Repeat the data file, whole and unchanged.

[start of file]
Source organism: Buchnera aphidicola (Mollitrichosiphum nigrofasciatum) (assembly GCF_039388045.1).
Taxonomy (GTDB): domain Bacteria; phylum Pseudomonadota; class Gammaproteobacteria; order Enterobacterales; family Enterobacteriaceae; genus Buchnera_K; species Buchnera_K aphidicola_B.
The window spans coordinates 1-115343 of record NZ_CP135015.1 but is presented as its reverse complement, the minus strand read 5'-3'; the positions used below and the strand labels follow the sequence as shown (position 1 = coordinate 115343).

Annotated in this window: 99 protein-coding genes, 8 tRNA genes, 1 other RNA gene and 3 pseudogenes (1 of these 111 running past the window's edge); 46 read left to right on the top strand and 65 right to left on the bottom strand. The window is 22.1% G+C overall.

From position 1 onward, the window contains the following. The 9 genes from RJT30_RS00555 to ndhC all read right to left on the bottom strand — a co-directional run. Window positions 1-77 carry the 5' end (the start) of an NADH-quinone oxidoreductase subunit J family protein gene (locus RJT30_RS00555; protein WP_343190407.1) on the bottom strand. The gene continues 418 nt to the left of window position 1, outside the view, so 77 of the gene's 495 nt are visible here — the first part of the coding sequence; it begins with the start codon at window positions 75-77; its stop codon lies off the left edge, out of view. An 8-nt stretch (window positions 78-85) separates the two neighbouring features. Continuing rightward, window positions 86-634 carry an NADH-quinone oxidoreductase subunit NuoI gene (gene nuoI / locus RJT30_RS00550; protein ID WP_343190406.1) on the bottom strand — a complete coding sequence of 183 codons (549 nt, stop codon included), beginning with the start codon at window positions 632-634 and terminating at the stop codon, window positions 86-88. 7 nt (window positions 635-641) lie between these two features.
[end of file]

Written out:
Source organism: Buchnera aphidicola (Mollitrichosiphum nigrofasciatum) (assembly GCF_039388045.1).
Taxonomy (GTDB): domain Bacteria; phylum Pseudomonadota; class Gammaproteobacteria; order Enterobacterales; family Enterobacteriaceae; genus Buchnera_K; species Buchnera_K aphidicola_B.
The window spans coordinates 1-115343 of record NZ_CP135015.1 but is presented as its reverse complement, the minus strand read 5'-3'; the positions used below and the strand labels follow the sequence as shown (position 1 = coordinate 115343).

Annotated in this window: 99 protein-coding genes, 8 tRNA genes, 1 other RNA gene and 3 pseudogenes (1 of these 111 running past the window's edge); 46 read left to right on the top strand and 65 right to left on the bottom strand. The window is 22.1% G+C overall.

From position 1 onward, the window contains the following. The 9 genes from RJT30_RS00555 to ndhC all read right to left on the bottom strand — a co-directional run. Window positions 1-77 carry the 5' end (the start) of an NADH-quinone oxidoreductase subunit J family protein gene (locus RJT30_RS00555; protein WP_343190407.1) on the bottom strand. The gene continues 418 nt to the left of window position 1, outside the view, so 77 of the gene's 495 nt are visible here — the first part of the coding sequence; it begins with the start codon at window positions 75-77; its stop codon lies off the left edge, out of view. An 8-nt stretch (window positions 78-85) separates the two neighbouring features. Continuing rightward, window positions 86-634 carry an NADH-quinone oxidoreductase subunit NuoI gene (gene nuoI / locus RJT30_RS00550; protein ID WP_343190406.1) on the bottom strand — a complete coding sequence of 183 codons (549 nt, stop codon included), beginning with the start codon at window positions 632-634 and terminating at the stop codon, window positions 86-88. 7 nt (window positions 635-641) lie between these two features.